No doubt the obligation imposed on the employer by such a contract, while the emount remains both unknown and unknowable, will not serve as the basis of a deductible accrual. On the other hand, there can be no doubt about the deductibility of an accrual, if the amount thereof may be determined by a fixed formula, as by a precentage of profits. Petitioner argues, and we agree, that an adequate substitute for such a formula is to be found in the fact that in December of each year the board of directors meets to determine how much shall be paid as bonuses during the next year. Following this determination, a memorandum is handed to the treasurer, who credits this amount to "Reserve for Bonus or Extra Compensation" and charges it to profit and loss. The action of the board of directors, while not as inflexible as a formula, must be regarded, in view of the company's custom, as definitely fixing a minimum for the amount to be paid. The amount was known to the employees, and we think it apparent that the action was intended by the company and accepted by the employees as more than a statement that so much would be paid if the company did not change its mind.*fn1 The fact that before the amounts were paid in the succeeding years, new resolutions were passed by the board of directors is irrelevant; later resolutions were necessary to set the date of distribution, and those passed here, though somewhat repetitive, do not militate against the conclusion that the amounts set up by the earlier resolutions were regarded as final. As in the case of Continental Tie & Lumber Co. v. United States, 286 U.S. 290, 52 S. Ct. 529, 76 L. Ed. 1111, all the events necessary to a determination of the amount to become due were present in the taxable years.See, also, United States v. Anderson, 269 U.S. 422, 46 S. Ct. 131, 70 L. Ed. 347; Mobile Drug Co. v. United States, D.C., 39 F.2d 940; 47 Harvard Law Review 1255.

The Board of Tax Appeals held that an employee of the taxpayer could not ascertain, within the taxable year, his proportionate share of the accrual. We do not regard that as relevant to the issue of deductibility. If the directors' decision had been subject to revocation, the existence of a formula by which an employee could compute his share of a tentative amount would add nothing to the propriety of an accrual;*fn2 similarly, if the sum was set aside finally and without reservation as a liability to the group, the absence of a formula for individual distribution would in no way impair the accuracy, from an accounting point of view, of the accrual as a reflection of the company's affairs. In view of the custom followed by this company, we think that its promise to its "coworkers" was twofold: (1) to pay at least some amount as a bonus, and (2) to pay at least the amount, if any, set up on its books at the end of each year as a reserve for bonuses. Thus the enforceable obligation to pay a nominal sum, found in the usual case, was in this one supplanted at the time of the directors' meeting by a promise to pay in the aggregate, at least the amount set up in the reserve.*fn3 That obligation could have been enforced by the employees as a class, and we do not think that a court would be unable to devise some equitable method for apportioning the sum among them. The fact that no date for payment was set at the December meeting is irrelevant; under the accrual system of accounting "the use of the word 'accrued' does not signify that the item is due. On the contrary, the accrual system wholly disregards due dates." United States v. Anderson, 269 U.S. 422, 425, 46 S. Ct. 131, 70 L. Ed. 347. If the issue here were when payment becomes due, we would be required to select some date reasonable under the circumstances, presumably the end of the succeeding year; but we are not faced with that task.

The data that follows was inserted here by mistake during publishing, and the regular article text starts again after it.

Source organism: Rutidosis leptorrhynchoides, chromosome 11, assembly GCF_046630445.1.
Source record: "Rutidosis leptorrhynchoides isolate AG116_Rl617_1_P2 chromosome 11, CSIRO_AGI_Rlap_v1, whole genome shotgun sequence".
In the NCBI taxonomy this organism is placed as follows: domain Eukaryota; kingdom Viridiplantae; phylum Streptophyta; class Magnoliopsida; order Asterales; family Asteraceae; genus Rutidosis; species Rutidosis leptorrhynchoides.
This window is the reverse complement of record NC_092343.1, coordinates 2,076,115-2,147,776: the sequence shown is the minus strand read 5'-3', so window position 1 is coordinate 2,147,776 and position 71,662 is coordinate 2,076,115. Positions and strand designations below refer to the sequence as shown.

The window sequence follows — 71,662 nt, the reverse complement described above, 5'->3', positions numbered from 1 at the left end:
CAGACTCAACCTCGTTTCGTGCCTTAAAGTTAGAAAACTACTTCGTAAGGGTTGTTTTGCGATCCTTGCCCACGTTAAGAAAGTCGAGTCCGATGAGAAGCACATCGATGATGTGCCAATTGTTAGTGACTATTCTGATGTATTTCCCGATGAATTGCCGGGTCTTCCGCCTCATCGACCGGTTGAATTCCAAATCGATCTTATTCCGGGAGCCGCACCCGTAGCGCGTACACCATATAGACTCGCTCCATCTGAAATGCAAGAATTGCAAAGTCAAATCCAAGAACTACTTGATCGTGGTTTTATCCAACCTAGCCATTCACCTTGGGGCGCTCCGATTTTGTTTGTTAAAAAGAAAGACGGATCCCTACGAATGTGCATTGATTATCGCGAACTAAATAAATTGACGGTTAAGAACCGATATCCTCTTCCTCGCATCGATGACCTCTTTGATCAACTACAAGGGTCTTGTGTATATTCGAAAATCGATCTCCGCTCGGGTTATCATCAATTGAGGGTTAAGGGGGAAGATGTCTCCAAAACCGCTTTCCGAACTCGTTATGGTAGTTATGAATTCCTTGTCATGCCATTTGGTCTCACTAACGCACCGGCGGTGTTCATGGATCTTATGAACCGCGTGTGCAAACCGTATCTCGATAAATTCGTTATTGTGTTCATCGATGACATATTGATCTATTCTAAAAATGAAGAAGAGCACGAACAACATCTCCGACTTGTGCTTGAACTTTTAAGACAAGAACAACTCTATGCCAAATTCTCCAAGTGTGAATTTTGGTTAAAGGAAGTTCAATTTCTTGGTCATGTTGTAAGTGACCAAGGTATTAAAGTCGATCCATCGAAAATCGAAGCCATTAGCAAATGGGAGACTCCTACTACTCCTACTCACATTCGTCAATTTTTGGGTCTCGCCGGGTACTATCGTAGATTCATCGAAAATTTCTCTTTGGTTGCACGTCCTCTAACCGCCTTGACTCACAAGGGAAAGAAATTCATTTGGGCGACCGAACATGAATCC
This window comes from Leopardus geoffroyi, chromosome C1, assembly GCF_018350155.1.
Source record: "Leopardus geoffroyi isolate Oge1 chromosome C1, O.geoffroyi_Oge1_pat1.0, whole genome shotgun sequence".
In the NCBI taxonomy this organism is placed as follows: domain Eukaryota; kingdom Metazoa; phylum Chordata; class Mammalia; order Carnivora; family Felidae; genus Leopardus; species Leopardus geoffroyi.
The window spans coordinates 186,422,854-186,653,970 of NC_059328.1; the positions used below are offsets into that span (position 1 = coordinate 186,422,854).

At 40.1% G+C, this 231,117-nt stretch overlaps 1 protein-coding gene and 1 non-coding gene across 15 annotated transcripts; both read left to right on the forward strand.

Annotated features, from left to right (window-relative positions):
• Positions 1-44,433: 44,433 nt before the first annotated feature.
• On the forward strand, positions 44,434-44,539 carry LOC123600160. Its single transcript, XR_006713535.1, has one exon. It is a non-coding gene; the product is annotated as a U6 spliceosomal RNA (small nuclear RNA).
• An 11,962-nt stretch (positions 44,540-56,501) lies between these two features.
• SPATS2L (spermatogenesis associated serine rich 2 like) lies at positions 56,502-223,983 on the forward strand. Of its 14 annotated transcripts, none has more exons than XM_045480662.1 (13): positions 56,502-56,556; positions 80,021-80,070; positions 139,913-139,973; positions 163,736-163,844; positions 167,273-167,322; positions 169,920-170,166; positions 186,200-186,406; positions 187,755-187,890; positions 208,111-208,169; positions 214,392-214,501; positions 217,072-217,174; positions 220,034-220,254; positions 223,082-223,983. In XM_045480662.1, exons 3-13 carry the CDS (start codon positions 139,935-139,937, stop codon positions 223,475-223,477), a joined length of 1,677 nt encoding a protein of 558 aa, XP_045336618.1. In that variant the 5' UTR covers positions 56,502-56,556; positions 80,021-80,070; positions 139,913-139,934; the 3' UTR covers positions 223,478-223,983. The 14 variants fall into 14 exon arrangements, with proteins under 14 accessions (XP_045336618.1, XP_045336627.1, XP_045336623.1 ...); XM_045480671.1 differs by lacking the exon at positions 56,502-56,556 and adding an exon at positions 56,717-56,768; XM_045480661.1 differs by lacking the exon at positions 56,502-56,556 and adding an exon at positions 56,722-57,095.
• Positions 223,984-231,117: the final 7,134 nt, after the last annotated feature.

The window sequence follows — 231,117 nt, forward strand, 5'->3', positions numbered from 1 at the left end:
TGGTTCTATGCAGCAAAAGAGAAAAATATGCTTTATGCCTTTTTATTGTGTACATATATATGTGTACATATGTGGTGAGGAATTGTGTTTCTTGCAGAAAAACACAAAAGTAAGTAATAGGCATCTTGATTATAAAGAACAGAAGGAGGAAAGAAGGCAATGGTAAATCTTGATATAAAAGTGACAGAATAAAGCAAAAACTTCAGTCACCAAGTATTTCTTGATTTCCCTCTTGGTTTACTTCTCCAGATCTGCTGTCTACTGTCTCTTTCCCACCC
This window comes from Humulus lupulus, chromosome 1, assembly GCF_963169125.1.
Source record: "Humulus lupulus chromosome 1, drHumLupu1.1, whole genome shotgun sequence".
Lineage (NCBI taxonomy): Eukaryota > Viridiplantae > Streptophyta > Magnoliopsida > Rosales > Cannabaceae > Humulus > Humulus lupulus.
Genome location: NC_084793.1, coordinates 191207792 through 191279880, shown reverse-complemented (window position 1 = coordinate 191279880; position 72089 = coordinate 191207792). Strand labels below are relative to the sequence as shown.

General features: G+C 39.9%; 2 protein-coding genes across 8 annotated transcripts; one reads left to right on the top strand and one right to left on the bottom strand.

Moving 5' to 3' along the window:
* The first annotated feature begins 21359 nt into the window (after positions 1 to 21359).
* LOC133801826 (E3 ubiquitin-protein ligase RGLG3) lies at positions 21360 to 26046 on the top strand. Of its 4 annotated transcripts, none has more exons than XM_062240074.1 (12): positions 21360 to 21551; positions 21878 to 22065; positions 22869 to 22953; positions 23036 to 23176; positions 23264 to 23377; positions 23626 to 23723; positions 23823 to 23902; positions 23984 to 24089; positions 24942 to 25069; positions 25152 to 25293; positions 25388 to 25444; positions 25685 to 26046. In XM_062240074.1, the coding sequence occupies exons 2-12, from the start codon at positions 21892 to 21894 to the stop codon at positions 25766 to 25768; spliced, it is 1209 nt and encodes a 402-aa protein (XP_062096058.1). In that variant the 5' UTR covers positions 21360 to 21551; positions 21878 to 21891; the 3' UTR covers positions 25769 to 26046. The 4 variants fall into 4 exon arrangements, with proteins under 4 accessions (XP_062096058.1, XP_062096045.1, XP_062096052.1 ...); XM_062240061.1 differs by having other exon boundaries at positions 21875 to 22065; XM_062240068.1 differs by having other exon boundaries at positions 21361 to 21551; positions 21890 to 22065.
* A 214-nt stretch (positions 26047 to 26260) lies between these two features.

Since there was an obligation enforceable within the taxable year, the deductions were proper. The order of the Board of Tax Appeals, therefore, is reversed.